About an hour after that one Hun-like tribe put a picture of Samuelson and a picture of another Republican legislator on its website alongside a picture of Obama then added a headline over the pictures roaring: They voted with Obama!
 
The way that tribe saw it Ruth Samuelson had gone over to the Dark Side or, worse, become a liberal – which didn’t add up either because how on earth could an Obama-liberal be one of the four Republican Leaders in the State House?
 
So I looked up that 2007 bill and an odd fact popped up right away: George Bush was President when that bill passed. Then a second fact leaped off the page: The most rock-ribbed conservative in the legislature, Phil Berger, had voted for that bill. As had Thom Tillis, Tom Apodaca, Skip Stam, Robert Pittenger and just about every other Republican in the General Assembly.
 
Whether that Hun-like tribe’s attack on Ruth Samuelson was cold-blooded calculation or hot-blooded rage there’s no getting around one more fact: It was an act of pure meanness – like when John told Jesse, You ought to tell little children there is no Santa Claus.
 

 

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25
There’s nothing political folks like better than a good Civil War – whether you happen to be a Republican or a Democrat it’s hard to find a pogrom more satisfying than purging the heretics in your own party, which is not necessarily an unproductive experience: After all, Reagan’s victory in 1980 was the result of a five year Republican Civil War.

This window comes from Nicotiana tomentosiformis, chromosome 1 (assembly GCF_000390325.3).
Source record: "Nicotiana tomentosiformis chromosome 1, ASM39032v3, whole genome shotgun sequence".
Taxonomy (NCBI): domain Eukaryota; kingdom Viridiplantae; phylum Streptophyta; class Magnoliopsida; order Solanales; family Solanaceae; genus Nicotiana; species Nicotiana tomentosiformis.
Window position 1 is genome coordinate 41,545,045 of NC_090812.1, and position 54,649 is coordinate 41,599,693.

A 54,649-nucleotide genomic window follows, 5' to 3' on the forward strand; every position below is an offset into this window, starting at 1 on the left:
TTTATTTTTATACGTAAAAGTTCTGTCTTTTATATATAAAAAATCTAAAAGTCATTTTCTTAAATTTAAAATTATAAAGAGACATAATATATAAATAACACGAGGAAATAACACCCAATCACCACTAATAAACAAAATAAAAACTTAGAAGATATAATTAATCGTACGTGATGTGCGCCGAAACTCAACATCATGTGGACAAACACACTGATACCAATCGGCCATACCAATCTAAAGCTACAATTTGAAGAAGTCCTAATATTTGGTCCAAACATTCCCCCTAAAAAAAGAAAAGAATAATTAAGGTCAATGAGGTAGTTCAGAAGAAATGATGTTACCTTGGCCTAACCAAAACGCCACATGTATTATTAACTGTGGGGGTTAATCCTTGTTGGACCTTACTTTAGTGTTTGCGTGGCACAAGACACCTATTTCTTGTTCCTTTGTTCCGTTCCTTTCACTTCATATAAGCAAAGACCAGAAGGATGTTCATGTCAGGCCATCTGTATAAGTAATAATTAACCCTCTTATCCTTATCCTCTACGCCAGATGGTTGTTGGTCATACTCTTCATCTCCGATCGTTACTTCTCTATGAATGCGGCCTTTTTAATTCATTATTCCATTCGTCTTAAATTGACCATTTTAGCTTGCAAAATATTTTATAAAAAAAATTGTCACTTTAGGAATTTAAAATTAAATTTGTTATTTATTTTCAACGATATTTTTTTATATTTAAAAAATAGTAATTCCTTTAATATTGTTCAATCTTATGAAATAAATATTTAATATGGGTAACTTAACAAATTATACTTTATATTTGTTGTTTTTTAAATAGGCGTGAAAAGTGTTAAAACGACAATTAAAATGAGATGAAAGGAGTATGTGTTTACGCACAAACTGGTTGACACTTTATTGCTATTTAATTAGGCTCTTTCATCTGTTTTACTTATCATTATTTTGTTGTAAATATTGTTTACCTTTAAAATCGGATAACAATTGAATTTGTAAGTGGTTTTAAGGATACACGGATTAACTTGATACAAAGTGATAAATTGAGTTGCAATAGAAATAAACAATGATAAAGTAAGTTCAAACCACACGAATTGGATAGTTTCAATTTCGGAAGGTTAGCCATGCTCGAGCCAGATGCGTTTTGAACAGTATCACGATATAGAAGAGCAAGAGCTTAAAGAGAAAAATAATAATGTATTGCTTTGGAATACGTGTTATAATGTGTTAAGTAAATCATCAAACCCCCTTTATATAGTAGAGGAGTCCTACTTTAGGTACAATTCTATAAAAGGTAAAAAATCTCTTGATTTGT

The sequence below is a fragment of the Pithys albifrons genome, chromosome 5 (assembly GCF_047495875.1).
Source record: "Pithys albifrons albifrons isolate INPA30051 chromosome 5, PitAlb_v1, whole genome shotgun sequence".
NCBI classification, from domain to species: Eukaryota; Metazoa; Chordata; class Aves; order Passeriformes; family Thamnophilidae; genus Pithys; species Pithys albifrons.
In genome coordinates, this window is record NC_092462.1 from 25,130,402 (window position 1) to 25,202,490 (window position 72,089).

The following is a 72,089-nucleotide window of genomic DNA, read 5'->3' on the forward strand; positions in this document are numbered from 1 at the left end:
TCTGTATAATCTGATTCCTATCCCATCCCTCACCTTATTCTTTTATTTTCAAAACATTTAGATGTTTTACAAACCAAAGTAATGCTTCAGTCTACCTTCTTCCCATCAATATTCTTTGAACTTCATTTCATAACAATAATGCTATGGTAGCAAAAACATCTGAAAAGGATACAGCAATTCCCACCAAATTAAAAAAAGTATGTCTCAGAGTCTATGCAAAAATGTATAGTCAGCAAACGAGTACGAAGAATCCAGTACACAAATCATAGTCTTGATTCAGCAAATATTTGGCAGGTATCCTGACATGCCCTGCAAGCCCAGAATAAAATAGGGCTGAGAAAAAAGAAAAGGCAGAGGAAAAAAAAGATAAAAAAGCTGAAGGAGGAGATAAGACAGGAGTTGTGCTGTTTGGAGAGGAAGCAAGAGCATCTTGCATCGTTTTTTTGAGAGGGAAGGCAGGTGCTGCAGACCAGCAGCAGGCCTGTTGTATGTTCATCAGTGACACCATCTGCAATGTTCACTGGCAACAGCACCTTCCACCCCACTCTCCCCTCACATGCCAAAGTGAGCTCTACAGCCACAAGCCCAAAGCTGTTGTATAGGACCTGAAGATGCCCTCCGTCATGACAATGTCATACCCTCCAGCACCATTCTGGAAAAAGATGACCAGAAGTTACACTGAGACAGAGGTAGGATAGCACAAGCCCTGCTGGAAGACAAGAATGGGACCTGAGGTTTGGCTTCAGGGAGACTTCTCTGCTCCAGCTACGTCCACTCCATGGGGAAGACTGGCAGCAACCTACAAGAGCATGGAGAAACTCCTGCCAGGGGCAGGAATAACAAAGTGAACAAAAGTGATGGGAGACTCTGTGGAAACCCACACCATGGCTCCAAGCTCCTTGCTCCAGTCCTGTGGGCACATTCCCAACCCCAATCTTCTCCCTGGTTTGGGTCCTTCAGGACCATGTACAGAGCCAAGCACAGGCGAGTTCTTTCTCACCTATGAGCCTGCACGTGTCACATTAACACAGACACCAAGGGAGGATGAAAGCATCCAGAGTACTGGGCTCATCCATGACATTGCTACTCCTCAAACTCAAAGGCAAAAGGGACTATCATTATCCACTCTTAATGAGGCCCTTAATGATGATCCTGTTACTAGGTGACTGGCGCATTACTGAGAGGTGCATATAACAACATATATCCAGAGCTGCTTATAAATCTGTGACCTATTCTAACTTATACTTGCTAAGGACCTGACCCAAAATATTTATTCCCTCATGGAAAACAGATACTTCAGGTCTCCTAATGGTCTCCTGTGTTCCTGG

The first sign that the everyday normal bumps and grinds of Republican politics might break into open warfare came when John McCain branded Rand Paul and Ted Cruz ‘Wacko Birds.’ That set the stage for Round 2 when the ‘Wacko Birds’ met the ‘Old Birds’ eye-to-eye at the Conservative Political Action Conference (CPAC).
 
At forty-one Senator Marco Rubio is a pretty unusual standard bearer for the Old Birds. A Cuban immigrant’s son who needed an opportunity and got one, Senator Rubio pulled himself up by his bootstraps. At twenty-eight, he ran for the Florida Legislature and quickly became a ‘rising star.’ He walked onto the stage at CPAC and gave an earnest, smooth, passionate speech about American exceptionalism. He was articulate. But cautious. He crossed swords with no one.
 
Next a tousle-haired fifty-year-old wearing a dark blue jacket and blue jeans, looking like a college professor, walked onto the stage and he wasn’t smooth at all. Or cautious. With wry humor Rand Paul poked fun at Obama for saying he had to cancel White House tours for schoolchildren due to a lack of money but, then, three days later, sending $250 million to Egypt in foreign aid. After quoting Lincoln, Montesquieu and Lewis Carroll’s ‘White Queen,’ Paul turned his wit on the Old Birds, saying the Republican Establishment ‘has grown stale and covered with moss.’
 
Paul went on to win the straw poll at CPAC.
 
Now, that’s not a sure sign the Wacko Birds will pluck the Old Birds.
 
But it is a sure sign the Civil War has started.
 

 

 

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Carter & Gary
 
Carter Wrenn
 
 
Gary Pearce
 
 
The Charlotte Observer says: “Carter Wrenn and Gary Pearce don’t see eye-to-eye on many issues. But they both love North Carolina and know its politics inside and out.”
 
Carter is a Republican. 
Gary is a Democrat.
 
They met in 1984, during the epic U.S. Senate battle between Jesse Helms and Jim Hunt. Carter worked for Helms and Gary, for Hunt.
 
Years later, they became friends. They even worked together on some nonpolitical clients.
 
They enjoy talking about politics. So they started this blog in 2005. 
 
They’re still talking. And they invite you to join the conversation.